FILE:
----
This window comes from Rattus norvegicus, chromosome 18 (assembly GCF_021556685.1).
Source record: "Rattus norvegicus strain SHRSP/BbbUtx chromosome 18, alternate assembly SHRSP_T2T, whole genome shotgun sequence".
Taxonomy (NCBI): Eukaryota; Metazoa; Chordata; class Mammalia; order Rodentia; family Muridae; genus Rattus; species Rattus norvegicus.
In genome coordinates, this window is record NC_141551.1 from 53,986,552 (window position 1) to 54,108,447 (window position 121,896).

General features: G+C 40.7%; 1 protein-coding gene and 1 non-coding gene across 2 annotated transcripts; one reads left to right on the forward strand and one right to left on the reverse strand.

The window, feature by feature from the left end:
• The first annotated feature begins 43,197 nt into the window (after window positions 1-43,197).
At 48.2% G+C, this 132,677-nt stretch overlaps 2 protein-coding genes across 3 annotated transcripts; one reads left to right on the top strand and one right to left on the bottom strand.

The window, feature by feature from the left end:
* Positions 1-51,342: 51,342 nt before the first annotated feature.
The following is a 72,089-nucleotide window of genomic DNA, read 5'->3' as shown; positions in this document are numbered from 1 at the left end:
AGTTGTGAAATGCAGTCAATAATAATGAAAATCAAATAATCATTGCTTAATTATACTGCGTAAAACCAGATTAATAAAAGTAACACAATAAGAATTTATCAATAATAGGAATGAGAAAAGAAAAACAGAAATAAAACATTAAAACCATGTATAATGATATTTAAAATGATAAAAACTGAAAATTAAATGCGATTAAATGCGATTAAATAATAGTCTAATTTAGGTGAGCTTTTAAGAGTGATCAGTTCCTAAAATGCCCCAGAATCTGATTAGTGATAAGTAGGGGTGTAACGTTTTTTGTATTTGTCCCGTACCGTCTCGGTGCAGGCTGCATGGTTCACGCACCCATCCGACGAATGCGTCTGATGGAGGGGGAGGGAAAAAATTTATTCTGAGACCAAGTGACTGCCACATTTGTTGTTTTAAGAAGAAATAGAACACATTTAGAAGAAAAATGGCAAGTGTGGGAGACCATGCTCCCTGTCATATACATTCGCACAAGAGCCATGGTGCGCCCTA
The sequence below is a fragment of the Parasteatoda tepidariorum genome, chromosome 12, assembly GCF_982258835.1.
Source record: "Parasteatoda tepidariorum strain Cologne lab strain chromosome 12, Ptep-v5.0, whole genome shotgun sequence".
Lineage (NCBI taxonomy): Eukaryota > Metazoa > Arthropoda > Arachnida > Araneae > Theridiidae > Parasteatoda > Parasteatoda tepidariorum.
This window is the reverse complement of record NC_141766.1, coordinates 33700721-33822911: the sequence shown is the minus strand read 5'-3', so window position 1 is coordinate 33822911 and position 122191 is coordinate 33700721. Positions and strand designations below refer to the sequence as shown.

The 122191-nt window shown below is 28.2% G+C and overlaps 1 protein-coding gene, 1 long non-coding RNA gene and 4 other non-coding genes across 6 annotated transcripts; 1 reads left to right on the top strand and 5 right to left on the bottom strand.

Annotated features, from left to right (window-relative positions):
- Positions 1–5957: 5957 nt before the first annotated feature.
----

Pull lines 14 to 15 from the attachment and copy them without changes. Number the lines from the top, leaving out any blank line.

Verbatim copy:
Source record: "Parasteatoda tepidariorum strain Cologne lab strain chromosome 12, Ptep-v5.0, whole genome shotgun sequence".
Lineage (NCBI taxonomy): Eukaryota > Metazoa > Arthropoda > Arachnida > Araneae > Theridiidae > Parasteatoda > Parasteatoda tepidariorum.